Judith Fegerl, Andreas Duscha »power harvest«


Judith Fegerl I Andreas Duscha
»power harvest«
18 October – 26 November, 2022

With power harvest, Collectors Agenda is organising a duo show featuring two new work series by Judith Fegerl (*1977, Vienna) and Andreas Duscha (*1976, Heidenheim a. d. Brenz).

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Judith Fegerl's sculptures and installations are charged when exhibited; they have previously undergone a process reacting to currents of electricity, by which Fegerl hands over the greater part of the responsibility in that creational process to electro-chemical reactions.

More recently, Fegerl has been employing alternative sources of energy to power or manipulate her works, with a focus on photovoltaic panels she explores their aesthetic qualities and much more so, their societal and geo-political dimension.

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Andreas Duscha's works are of an aesthetic, almost poetic quality; but, beneath, a backstory waits to be discovered. Duscha carries out extensive research, digging through archives and historic accounts to uncover anecdotes of events and incidents of varying sociological relevance, inviting viewers to immerse themselves in different levels of perception.

As a carrier of his narratives Duscha has characteristically chosen mirror glass. In the course of working with analogue photo techniques such as cyanotype, which implies chance or accident, Duscha is seeking to increasingly combine both techniques, interpreting mirror as an unexposed negative of sorts, able to capture and reflect a certain “aura”.

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In the present exhibition power harvest, Judith Fegerl and Andreas Duscha are exploring humankind's insatiable (yet inconclusive) desire for never-ending energy and the dream of being able to create that energy. Not by incident do the two work series owe their existence to the influence of the sun for their creation.

Andreas Duscha's mirrored cyanotypes – a slow-reacting photographic formulation that produces a cyan-blue print when exposed to light – take about 15 minutes to emerge. Each work piece features another daring apparatus by an inventor in search of developing a perpetual motion machine, a machine that would work infinitely without an external energy source. In hindsight, all of these attempts were doomed to fail as they violate either the first or second law of thermodynamics, or both.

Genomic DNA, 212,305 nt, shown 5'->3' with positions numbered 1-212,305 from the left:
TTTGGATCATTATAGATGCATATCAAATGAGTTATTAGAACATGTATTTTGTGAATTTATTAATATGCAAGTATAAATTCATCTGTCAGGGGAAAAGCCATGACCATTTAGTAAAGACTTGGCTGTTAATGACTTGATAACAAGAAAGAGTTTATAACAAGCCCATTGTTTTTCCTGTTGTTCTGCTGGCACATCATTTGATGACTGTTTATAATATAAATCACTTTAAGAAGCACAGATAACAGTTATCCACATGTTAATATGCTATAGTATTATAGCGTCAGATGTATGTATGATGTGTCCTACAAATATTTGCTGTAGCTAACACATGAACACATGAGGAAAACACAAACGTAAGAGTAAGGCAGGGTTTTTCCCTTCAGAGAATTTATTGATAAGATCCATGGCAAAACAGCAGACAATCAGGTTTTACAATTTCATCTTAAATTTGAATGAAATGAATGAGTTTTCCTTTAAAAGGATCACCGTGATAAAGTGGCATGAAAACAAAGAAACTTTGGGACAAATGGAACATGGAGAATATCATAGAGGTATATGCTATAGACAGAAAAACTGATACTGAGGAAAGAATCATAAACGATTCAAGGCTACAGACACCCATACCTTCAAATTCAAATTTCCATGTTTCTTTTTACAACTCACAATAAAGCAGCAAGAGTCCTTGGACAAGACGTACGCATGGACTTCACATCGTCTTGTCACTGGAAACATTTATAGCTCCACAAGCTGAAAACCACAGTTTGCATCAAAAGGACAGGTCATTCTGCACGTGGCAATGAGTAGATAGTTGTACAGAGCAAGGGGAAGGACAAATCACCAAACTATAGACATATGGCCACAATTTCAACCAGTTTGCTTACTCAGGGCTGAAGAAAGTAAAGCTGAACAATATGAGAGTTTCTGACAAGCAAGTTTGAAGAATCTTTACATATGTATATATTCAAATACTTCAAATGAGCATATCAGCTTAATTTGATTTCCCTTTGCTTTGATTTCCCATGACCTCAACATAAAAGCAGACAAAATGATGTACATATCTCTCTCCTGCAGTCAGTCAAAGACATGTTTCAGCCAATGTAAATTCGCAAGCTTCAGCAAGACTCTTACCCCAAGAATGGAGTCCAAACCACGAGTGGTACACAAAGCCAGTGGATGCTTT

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Humankind cannot fully control the flow of energy. Since the invention of the first solar panel by Charles Fritts in 1883, which had an electricity conversion efficiency of about 1%, despite unfathomable technological progress, we are still able to only convert 20% of sunlight into usable energy.

To create her iridescent objects, Judith Fegerl coats brass plates with copper in an electroplating bath, unleashing a process that is difficult to control as it is driven mainly by the sun. The electrical energy required for the copper plating process is furnished directly by a number of solar panels installed at the artist's studio windows. Solar radiation thus feeds and regulates the process of the image formation, over which the artist has to release her own power to create. The results are defined yet varying circular shapes at each panel's centre that may remind of the Black Hole Sun as sung by Soundgarden (1994).

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Mankind’s biggest dream is to be able to “create” or “grow” energy, which is implied in the words “power generation” or “power plant”, as if power was only something we would need to wait for to develop until we can harvest it. As the Perpetuum Mobile, this notion is a deception as we can only convert energy from one state to another, possibly having to face detrimental consequences, that we still ignore and by that hand down to future generations – such as carbon emissions and earth pollution.

A solar panel creature by Judith Fegerl occupies the centre of the space. It collects energy from the sunlight it receives through the exhibition room's windows during day time and converts and radiates UV-plant-light at night. During the opening night, the exhibition room’s lights are shut off at regular intervals to experience the exhibition in the light, harvested directly from the sun.

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